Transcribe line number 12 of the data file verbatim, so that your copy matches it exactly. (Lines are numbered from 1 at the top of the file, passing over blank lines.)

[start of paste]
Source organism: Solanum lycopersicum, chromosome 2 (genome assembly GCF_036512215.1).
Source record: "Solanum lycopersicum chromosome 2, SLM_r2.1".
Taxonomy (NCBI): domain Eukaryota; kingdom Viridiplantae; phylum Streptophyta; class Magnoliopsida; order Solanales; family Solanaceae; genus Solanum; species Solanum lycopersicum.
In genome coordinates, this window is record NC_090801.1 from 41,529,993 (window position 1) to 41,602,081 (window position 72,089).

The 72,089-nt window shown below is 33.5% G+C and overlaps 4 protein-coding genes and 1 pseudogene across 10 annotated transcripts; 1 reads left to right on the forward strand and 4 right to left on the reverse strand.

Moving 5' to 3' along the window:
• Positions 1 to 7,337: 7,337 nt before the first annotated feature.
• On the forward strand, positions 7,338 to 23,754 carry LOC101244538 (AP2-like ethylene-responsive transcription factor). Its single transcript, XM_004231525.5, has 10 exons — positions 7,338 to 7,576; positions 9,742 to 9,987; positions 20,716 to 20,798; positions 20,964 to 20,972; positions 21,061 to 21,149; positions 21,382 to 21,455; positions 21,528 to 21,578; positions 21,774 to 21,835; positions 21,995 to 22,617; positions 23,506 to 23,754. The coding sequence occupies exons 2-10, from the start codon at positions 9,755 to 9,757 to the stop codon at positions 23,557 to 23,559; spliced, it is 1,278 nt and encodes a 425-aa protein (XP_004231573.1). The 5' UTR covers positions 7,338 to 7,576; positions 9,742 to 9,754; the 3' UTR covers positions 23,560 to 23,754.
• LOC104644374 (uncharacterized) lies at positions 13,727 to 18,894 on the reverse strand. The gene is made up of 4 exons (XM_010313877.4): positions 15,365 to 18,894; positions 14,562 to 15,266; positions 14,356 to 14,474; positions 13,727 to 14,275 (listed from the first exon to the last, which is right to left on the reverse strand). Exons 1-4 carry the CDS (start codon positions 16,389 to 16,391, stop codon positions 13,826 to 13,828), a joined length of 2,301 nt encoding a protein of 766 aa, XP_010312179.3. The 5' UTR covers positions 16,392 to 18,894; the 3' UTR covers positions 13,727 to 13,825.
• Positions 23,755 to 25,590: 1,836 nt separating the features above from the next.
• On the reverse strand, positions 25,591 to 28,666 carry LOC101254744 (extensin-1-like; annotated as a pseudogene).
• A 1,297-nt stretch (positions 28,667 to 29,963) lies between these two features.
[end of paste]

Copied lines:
• A 1,297-nt stretch (positions 28,667 to 29,963) lies between these two features.